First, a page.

Brannhemmende midler i møbler - en trussel eller en nødvendighet?
Bruken av kjemiske flammehemmere i møbler har lenge vært et kontroversielt tema. På den ene siden er muligheten for å gjøre materialer og produkter mindre lettantennelige et gjennombrudd som bør unyttes. På den annen side er det foruroligende at disse stoffene kan være farlige for mennesker og miljø. Storbritannia er et av få land som fremdeles bruker flammehemmende midler i møbler.
What are Flame retardants?
Flame retardants are chemical materials that can help prevent ignition of furniture fabrics when added to the covers or fillings in the upholstery. The most common ones work by meddling with the burning chemistry of the item, hence hindering the ignition time, burning rate, and heat release rate. Among other places, they can be used on carpets, curtains, upholstery, clothes, and even car seats.
Some commonly used flame retardants employ aluminum hydroxide which have deemed to be safe for use. However, others that include bromine-based flame retardants are the ones that cause the major concern.
Flame retardants have been linked to causing cancer, fertility issues, birth defects, hormonal changes, among other health issues.
What are their risks?
A long list of global scientific research has addressed the issue of chemical flame retardants and their effect on human and the natural environment alike. They have been linked to causing cancer, fertility issues, birth defects, hormonal changes, among other health issues. Apparently, the chemicals can migrate from the furniture into the home environment through household dust, thus affecting children mostly and having an impact on animals and the environment, for years to come. Breast Cancer UK have also stated that some of the banned fire retardants are linked to directly causing cancer. Also, the types of flame retardants still in use can affect hormonal levels, including estrogen, thus indirectly causing breast cancer.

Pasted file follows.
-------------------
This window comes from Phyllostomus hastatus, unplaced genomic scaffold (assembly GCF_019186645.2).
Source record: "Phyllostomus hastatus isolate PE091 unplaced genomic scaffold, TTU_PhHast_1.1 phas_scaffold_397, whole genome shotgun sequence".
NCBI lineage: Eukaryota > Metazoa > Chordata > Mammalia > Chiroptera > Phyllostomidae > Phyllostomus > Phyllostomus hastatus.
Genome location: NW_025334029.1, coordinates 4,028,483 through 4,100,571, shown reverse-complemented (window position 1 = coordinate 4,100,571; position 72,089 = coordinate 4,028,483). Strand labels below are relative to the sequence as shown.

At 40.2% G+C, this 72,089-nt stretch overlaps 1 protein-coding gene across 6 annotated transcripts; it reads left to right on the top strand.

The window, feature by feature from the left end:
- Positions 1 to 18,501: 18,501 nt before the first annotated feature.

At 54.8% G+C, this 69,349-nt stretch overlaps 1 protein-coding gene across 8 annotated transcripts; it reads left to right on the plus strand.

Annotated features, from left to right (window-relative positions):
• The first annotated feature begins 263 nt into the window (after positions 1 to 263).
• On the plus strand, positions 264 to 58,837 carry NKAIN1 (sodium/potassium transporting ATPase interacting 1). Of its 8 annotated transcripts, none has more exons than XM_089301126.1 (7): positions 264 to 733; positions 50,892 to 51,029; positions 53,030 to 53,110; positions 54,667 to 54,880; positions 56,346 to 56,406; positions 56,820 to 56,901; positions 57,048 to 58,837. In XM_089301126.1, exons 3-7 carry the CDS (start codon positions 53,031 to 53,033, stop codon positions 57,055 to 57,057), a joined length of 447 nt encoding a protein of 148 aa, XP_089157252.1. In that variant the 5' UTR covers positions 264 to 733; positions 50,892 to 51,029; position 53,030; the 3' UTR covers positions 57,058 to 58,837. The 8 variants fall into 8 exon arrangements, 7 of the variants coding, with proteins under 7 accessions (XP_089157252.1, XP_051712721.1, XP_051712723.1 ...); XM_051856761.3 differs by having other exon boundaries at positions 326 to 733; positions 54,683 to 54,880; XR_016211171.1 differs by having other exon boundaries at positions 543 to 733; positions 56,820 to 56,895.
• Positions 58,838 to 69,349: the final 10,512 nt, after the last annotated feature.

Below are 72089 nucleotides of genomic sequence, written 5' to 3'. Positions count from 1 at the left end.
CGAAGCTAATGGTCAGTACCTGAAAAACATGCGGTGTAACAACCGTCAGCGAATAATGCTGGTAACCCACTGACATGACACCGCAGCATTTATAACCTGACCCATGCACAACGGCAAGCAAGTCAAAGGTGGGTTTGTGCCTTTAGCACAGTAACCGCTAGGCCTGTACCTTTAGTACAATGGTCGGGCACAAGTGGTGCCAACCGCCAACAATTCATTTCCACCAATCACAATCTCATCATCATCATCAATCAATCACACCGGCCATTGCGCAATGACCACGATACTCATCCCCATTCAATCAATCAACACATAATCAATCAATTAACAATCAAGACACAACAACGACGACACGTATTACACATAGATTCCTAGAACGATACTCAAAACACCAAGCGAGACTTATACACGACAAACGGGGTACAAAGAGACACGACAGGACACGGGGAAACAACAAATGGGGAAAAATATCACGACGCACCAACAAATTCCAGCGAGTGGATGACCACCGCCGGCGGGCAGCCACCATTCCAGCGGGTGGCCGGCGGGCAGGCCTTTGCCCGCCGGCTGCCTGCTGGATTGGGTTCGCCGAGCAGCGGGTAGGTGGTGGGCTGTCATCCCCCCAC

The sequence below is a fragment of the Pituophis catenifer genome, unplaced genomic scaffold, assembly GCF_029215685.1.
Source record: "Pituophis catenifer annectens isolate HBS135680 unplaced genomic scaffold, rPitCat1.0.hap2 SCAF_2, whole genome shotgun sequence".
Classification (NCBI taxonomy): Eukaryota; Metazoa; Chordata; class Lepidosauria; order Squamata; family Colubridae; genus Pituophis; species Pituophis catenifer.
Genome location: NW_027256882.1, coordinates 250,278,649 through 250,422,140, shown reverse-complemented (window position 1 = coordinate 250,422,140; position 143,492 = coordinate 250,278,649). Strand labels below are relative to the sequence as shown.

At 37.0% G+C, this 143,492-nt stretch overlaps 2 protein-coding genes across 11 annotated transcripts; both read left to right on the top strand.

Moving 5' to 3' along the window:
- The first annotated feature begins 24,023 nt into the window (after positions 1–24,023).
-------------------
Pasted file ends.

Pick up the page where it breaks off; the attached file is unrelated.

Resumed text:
A paper entitled “Flame retardants in UK furniture increase smoke toxicity more than they reduce fire growth rate” was published in 2017 to address the issue of toxicity resulting from fire retardants. Through comparing statistics from various tests with different furniture materials, with and without flame retardants, the paper concluded that the tested furniture containing fire retardants burned slower than those without any. However, this resulted in increasing the resulting carbon monoxides and hydrogen cyanides of the chemical reaction, which in turn leads to toxic and poisonous fumes. The tests also showed that the best option of tested materials was those made of fully natural materials (mainly cotton) as they burn much slower and produce much less concentrations of toxic gases.
Based on that, the paper came to the conclusion that fire retardants can have a large effect on bench scale flammability testing and increase the toxicity of the furniture. However, they have been proven to have a negligible effect on large scale fire resting. Nevertheless, the general deduction was that avoiding chemical retardants can result in furniture with an increased level of fire safety.
The Current Law and where it started